Liam Stevenson: This is the moment I realised how harmful my attitudes towards women were

Political activist and Tie Campaign co-founder Liam Stevenson explains why men must tackle the harm masculine culture does to women - and be honest with themselves in the process

IF THE recent Harvey Weinstein scandal has put a spotlight on anything, it’s that behind the glitz and glamour, the cash and corruption, the drugs and celebrity of Hollywood, lies a deeper conversation about wider society, male culture and power.

There is evidently still a massive problem when men meet, or feel, power. Far too often, men believe that the acquisition of power and status acts as the perfect conduit for their own sexual gratification and, until recently, they could remain confident that they would get away with a multitude of abuses.

Six years ago, I became the father of a little girl, and she changed my life. I underwent a period of deep self-reflection, and I considered what life had taught me. Raising my daughter made me re-examine my own attitudes.

READ MORE: Kirsty Strickland: Why it's time for me to speak up about sexual violence

I found myself confronting my own socially-ingrained masculinity. I began to acknowledge how I had looked at women, and how I had behaved towards them.

Of course, it shouldn't take having a daughter for men to realise that our behaviour towards women, our language about them and our relationships with them can often be damaging, but for most of us it does signify a new dawn of introspection.

The reality for many is that until they can feel something tangibly and palpably, they will not embark on a process of self-reflection and self-criticism.

I realised that I once believed men were superior to women. Indeed, I now understand that I was raised and conditioned in a world which actively injects notions of male superiority in all of us; that these outdated ideas spawn from a wider social phenomenon and were introduced to me, and enforced in me, by my father’s generation.

There are some standout examples of how this mindset shaped my own understanding of social life and my role within it.

READ MORE: Alasdair Clark: The "not all men" brigades need to realise how much harm they are doing

At 11 years old, following the breakdown of my family, I was told that I was now "the man of the house" by my dad. This led me to conclude that I was the one who had to protect my mum, to make sure that she was safe and supported.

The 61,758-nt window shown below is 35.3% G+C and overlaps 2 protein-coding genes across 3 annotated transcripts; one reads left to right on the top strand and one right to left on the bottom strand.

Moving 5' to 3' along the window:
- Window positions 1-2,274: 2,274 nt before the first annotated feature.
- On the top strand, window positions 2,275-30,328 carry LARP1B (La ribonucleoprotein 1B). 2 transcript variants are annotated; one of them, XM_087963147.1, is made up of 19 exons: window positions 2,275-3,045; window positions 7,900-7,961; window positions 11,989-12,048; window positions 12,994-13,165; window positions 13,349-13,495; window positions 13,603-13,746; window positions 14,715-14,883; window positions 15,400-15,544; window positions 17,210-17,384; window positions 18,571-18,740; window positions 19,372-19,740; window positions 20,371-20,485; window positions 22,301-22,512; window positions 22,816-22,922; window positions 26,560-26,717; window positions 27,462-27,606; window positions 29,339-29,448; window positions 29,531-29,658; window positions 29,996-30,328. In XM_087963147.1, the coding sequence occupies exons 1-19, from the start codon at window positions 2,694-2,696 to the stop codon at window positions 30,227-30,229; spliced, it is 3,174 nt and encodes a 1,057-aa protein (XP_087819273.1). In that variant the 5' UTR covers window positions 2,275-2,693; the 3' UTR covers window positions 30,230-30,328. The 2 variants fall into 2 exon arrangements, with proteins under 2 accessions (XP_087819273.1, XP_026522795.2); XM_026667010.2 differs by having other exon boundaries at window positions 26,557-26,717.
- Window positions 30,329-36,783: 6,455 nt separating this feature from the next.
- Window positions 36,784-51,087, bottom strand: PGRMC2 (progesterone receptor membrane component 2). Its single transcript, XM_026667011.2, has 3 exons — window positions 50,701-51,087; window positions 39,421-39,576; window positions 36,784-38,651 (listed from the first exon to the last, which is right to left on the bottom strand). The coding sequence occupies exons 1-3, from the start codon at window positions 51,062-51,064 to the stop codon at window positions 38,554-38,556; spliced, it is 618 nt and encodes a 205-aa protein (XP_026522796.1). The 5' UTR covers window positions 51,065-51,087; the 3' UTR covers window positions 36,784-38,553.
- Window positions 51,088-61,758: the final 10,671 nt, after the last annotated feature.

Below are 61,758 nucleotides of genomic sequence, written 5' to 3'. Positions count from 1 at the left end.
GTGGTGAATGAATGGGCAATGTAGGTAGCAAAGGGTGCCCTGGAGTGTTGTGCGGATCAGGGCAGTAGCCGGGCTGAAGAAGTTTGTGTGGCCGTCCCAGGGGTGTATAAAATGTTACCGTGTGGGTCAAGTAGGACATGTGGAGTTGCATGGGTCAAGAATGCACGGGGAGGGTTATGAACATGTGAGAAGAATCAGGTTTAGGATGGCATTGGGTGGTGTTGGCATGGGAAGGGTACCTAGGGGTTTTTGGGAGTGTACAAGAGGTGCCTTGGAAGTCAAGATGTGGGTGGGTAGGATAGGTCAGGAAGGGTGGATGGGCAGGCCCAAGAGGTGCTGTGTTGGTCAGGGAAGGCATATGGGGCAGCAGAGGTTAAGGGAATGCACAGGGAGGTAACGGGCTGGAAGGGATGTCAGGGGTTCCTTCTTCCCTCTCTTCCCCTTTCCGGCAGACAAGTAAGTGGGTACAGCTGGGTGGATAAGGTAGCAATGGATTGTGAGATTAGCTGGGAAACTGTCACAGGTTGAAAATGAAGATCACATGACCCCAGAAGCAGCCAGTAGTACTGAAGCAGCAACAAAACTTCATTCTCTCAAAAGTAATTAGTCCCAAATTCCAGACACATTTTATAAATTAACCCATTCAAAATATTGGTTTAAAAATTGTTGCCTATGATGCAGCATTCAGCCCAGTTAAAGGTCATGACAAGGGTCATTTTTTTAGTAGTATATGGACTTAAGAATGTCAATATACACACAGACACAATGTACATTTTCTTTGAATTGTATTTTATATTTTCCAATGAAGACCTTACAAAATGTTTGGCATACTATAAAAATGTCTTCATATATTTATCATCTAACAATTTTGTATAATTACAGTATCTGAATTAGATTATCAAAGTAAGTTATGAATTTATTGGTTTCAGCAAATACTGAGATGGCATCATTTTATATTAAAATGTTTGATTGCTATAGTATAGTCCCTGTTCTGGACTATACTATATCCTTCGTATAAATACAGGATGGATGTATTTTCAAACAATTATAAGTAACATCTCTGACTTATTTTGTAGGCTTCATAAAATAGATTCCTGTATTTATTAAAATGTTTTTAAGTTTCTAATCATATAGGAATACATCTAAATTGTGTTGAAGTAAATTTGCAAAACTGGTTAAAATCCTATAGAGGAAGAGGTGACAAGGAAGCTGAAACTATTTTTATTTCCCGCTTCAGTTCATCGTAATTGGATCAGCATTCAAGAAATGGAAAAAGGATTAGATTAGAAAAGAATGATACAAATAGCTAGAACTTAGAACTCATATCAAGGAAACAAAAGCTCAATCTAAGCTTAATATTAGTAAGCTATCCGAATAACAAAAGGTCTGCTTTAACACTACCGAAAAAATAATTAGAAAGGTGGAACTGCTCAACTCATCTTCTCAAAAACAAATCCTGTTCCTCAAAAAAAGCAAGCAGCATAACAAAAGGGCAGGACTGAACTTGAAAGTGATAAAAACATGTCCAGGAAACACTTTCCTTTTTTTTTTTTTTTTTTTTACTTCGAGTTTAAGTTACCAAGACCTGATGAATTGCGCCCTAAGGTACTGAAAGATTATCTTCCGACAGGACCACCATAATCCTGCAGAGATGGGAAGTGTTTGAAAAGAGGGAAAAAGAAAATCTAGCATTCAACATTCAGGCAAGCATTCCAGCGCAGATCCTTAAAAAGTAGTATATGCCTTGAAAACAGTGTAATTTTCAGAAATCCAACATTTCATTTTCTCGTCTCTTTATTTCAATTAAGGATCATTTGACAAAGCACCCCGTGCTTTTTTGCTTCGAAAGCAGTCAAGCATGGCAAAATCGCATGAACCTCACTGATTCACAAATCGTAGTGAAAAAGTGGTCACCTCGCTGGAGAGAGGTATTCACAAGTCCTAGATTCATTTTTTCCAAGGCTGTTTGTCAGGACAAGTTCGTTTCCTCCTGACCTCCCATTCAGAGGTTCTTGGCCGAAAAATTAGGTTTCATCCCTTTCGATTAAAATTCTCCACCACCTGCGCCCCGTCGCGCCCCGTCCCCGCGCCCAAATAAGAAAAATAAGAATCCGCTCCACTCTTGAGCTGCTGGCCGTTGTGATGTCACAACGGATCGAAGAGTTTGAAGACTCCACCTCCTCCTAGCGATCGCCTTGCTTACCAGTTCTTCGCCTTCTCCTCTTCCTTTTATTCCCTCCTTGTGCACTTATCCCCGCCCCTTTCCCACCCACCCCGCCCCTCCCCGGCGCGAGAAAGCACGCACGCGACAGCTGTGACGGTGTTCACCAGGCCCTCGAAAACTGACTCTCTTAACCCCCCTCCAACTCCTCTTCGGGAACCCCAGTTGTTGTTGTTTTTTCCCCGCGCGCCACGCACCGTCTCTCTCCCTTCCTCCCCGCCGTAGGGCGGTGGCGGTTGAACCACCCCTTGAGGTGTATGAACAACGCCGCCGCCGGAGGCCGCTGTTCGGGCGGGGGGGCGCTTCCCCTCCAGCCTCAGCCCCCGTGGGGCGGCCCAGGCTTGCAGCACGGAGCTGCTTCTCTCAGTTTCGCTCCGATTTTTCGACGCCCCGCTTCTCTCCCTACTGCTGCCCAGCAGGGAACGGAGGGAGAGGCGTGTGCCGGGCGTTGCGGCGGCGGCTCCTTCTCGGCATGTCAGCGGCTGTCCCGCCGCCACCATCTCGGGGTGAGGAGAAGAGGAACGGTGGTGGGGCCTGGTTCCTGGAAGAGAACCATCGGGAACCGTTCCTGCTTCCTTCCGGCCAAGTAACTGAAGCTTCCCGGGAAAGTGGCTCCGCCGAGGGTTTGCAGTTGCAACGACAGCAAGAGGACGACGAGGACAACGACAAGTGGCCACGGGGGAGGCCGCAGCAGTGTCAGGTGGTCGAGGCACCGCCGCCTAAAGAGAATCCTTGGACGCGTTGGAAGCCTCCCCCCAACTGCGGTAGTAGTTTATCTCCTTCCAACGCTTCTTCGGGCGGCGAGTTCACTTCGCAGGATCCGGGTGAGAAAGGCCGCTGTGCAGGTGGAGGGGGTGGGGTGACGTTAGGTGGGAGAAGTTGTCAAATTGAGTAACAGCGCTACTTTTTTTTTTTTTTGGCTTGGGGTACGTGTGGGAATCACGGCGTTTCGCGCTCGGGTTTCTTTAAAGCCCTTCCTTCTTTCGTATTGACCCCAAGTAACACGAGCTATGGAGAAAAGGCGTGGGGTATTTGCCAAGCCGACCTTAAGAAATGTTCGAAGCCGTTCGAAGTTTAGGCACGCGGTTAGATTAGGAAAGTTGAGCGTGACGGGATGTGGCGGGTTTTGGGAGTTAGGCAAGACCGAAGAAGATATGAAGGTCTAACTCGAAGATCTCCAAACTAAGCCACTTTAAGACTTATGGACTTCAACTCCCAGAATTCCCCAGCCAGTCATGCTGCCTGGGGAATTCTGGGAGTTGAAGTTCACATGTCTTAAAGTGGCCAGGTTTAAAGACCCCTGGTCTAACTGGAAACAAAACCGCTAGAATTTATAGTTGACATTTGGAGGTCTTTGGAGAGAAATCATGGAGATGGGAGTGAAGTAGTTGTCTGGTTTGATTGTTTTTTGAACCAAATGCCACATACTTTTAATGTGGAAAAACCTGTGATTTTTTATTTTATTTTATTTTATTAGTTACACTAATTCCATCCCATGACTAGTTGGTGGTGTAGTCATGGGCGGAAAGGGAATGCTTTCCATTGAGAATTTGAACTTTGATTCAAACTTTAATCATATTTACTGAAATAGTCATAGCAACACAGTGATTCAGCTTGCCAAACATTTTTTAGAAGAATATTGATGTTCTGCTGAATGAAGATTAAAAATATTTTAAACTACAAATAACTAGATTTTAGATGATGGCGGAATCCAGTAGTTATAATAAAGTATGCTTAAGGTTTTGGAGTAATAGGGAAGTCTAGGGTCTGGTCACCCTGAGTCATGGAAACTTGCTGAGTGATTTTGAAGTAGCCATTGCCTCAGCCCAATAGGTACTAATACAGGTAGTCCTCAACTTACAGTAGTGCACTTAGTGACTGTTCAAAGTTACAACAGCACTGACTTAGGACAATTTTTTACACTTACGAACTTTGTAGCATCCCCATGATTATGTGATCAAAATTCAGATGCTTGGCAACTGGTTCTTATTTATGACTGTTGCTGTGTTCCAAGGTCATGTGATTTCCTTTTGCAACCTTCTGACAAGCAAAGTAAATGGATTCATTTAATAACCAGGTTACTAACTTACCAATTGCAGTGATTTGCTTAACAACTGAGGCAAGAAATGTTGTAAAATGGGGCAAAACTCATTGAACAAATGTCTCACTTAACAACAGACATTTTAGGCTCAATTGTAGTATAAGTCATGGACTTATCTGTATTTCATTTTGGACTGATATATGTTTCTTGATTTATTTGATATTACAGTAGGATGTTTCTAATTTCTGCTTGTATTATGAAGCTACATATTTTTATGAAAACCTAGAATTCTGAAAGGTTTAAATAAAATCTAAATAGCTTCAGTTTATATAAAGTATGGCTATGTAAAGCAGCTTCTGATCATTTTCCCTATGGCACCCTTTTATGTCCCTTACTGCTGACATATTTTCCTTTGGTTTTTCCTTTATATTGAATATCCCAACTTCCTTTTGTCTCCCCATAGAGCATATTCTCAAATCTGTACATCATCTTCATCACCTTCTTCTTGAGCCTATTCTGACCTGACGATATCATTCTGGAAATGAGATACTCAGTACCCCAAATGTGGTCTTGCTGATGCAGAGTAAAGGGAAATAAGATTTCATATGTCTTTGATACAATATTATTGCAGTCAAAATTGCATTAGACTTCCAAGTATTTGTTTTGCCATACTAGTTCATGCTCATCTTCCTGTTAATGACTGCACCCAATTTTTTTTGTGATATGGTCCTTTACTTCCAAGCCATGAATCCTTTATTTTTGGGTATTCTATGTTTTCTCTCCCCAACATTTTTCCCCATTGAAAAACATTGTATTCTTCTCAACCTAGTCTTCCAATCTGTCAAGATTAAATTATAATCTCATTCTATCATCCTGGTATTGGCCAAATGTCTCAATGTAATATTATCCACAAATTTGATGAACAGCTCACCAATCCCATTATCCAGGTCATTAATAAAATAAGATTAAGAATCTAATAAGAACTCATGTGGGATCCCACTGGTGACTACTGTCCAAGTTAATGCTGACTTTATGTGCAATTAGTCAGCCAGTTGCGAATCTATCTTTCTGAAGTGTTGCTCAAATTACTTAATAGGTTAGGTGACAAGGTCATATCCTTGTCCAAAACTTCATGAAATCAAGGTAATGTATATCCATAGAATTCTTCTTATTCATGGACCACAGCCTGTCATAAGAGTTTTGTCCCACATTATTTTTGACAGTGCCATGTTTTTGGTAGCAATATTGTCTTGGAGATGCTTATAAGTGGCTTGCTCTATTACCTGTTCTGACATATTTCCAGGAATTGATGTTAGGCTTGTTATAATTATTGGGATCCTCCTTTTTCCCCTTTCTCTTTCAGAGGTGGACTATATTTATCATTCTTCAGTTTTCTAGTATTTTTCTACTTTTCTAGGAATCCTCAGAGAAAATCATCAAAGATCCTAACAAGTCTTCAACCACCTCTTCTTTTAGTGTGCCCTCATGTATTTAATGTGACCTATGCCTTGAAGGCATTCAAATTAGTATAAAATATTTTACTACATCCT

The inferred idea was that she wasn’t capable of doing that on her own, without male influence, whether that came from her partner or her 11-year-old son.

At such a raw age, being told that you’re now the one with the responsibility, only gave me an undue air of entitlement. Later, in my teenage years, I was under the impression that I could tell my mum what social activities she could engage in.

I must have been about 16 or 17 when I remember being furious because my mum wanted to go to a nightclub, and I interjected to tell her that she couldn’t.

It sounds ridiculous now, but it’s obvious to me that my sense of authority - over my own mother - came from the notion that I was somehow atop a hierarchy, simply because of my gender. I was “the man of the house”, after all.

I must have been about 16 or 17 when I remember being furious because my mum wanted to go to a nightclub, and I interjected to tell her that she couldn’t.

It’s really not difficult to see how that mindset would shape my attitude towards women, whether I understood it or not.

I remember one early relationship, with someone I really liked, which fell apart quite quickly. It was only years later that she told me that the reason she ended it was because of the way I spoke about women.

I didn’t understand what she meant at the time, because when I was in that bubble I didn’t see the issue, but it’s since become clear to me that in my younger years I predominantly viewed women through a sexual lens.

When meeting a woman, at that age, the first thing on my mind wasn’t her career, her personality or her skills - rather, it was whether or not I wanted to have sex with her.

This is an expectation which is placed on young men: to be promiscuous, to have multiple sexual partners - the "lad culture" which is still celebrated and reproduced today.

I’m speaking to the men reading this right now: this culture is ours and it is our responsibility to face it.

It’s a patriarchal system and attitude, built upon silverback masculinity, which has so many layers to it, and which has a hugely negative impact on women. Yet we continue to recycle it.

Still, young men are taught to view women as sexual items. The Sun’s long-running Page 3 is the perfect example: why is it okay that a man can open the first few pages of a newspaper in the morning and, right there next to the latest breaking story, is a half-naked woman for him to peruse as he slurps his tea?

It sends a highly poisonous message to young men - one which undeniably impacts the way they view and treat women.

But ultimately, sexual abusers cannot hide behind an excuse of cultural and social conditioning for their behaviour. The continued objectification, subjugation and abuse of women cannot be framed as acceptable - ever.

There is an undeniable gendered phenomenon at play. Not only are women predominantly the victims of this behaviour, but the perpetration of sexual abuse is overwhelmingly male dominated.

READ MORE: Naya Koulocheri: All the Weinsteins of our world have this one thing in common (9 letters)

It is clear that masculinity is playing a prominent role, and this can only be rectified by men with the guidance of women. We need to shut up and listen.

My old attitudes are no different to those that most men still hold today, and it was widespread throughout my friend and peer groups in my younger years.

The issues facing women, which are fuelled by male culture, are my problem too: not just because they are my (our) daughter’s, but because I (we) have contributed to them. These issues start and stop with men, and so I’m speaking to the men reading this right now: this culture is ours and it is our responsibility to face it.

My generation needs to take ownership of this and understand our faults. We need to make it our work to ensure that this culture, these attitudes and these behaviours are not replicated among future generations. It’s time to break the cycle.